Saturday, June 06, 2009

The Male Gap

In Friedan's day, women were clearly the second sex. Not so today. Yes, many women are struggling with the challenge of combining family and work. But men do not have it easy either. They are increasingly less educated than women. They are bearing the brunt of the recession. The New York Times recently reported that "a full 82 percent of the job losses have befallen men." Reuters referred to the surging male unemployment rate as a "blood bath." Meanwhile, the Centers for Disease Control and Prevention's "FastStats" show that men are less likely than women to be insured--and more likely to drink, smoke, and be overweight. They also die six years earlier than women on average.

Why are there no conferences, petitions, workshops, congressional hearings, or presidential councils to help men close the education gap, the health care gap, the insurance gap, the job-loss gap, and the death gap? Because, unlike women, men do not have hundreds of men's studies departments, research institutes, policy centers, and lobby groups working tirelessly to promote their challenges as political causes.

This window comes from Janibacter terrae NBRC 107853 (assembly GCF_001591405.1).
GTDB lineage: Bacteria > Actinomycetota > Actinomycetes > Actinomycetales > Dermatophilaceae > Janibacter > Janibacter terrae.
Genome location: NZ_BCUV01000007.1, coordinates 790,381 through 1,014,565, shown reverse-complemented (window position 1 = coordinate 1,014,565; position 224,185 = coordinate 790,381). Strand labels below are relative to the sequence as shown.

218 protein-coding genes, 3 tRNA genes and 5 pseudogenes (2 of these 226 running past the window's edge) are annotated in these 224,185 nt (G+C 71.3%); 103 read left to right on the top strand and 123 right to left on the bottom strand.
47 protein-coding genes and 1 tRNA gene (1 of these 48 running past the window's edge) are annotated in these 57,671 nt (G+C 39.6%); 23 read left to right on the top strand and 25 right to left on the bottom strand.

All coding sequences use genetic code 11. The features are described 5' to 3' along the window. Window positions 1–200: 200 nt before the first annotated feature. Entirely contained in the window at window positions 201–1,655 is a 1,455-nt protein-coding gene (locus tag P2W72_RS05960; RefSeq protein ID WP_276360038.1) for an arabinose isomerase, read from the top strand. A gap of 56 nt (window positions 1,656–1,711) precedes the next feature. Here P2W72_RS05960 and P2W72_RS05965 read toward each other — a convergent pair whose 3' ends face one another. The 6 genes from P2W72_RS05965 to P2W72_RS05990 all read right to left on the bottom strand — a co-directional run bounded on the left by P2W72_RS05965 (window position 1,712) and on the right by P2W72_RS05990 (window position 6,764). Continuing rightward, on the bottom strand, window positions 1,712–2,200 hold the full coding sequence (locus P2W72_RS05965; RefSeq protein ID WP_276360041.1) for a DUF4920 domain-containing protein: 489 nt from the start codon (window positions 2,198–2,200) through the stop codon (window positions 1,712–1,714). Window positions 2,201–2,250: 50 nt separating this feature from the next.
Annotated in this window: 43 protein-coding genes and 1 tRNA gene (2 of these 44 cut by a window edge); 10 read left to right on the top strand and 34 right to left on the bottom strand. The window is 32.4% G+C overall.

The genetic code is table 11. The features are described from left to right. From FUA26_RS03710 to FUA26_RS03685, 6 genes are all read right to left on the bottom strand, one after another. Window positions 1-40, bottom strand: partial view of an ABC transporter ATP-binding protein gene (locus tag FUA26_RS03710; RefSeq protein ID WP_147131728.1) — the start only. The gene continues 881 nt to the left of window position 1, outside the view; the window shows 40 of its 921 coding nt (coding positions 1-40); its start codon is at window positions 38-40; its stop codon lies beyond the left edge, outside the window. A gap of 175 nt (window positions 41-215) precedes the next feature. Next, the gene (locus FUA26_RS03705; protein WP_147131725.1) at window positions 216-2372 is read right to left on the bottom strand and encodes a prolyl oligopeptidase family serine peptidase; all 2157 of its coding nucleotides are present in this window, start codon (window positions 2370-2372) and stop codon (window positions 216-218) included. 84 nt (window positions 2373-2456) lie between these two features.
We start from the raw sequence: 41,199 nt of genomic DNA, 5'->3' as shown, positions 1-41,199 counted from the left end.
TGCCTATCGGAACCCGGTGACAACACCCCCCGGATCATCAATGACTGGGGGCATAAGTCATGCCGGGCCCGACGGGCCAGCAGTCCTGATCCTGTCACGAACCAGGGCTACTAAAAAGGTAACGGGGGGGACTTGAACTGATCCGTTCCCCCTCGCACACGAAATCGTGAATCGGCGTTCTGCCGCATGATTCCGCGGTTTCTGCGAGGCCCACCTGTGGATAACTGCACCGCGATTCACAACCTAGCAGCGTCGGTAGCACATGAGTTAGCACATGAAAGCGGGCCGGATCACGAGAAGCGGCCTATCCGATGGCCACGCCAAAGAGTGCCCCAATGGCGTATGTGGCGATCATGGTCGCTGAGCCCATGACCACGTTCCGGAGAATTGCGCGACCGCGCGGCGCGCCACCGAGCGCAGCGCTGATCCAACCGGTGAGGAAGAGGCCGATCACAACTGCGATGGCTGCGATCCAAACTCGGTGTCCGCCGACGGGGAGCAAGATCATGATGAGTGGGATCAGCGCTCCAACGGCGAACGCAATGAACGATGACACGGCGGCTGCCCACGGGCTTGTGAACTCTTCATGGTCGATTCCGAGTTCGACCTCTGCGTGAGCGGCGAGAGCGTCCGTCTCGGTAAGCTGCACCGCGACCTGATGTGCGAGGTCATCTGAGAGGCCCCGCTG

Read the rest of Christina Hoff Sommers here.


Hoots said...

Good observations.

"Women have replaced agriculture as the lynch-pin to our economy. As a population, women now stand between what we imagine to be a worst case scenario and physical hunger. We must now redefine "discretionary income" as women's earnings have become essential."

Reflections on the New Great Depression

RobJ said...

The standard response from women is "who cares" men had it good for so long it about time they got some of their own back. My estimate is that approximately 500 years will have to pass before that reasoning wears off.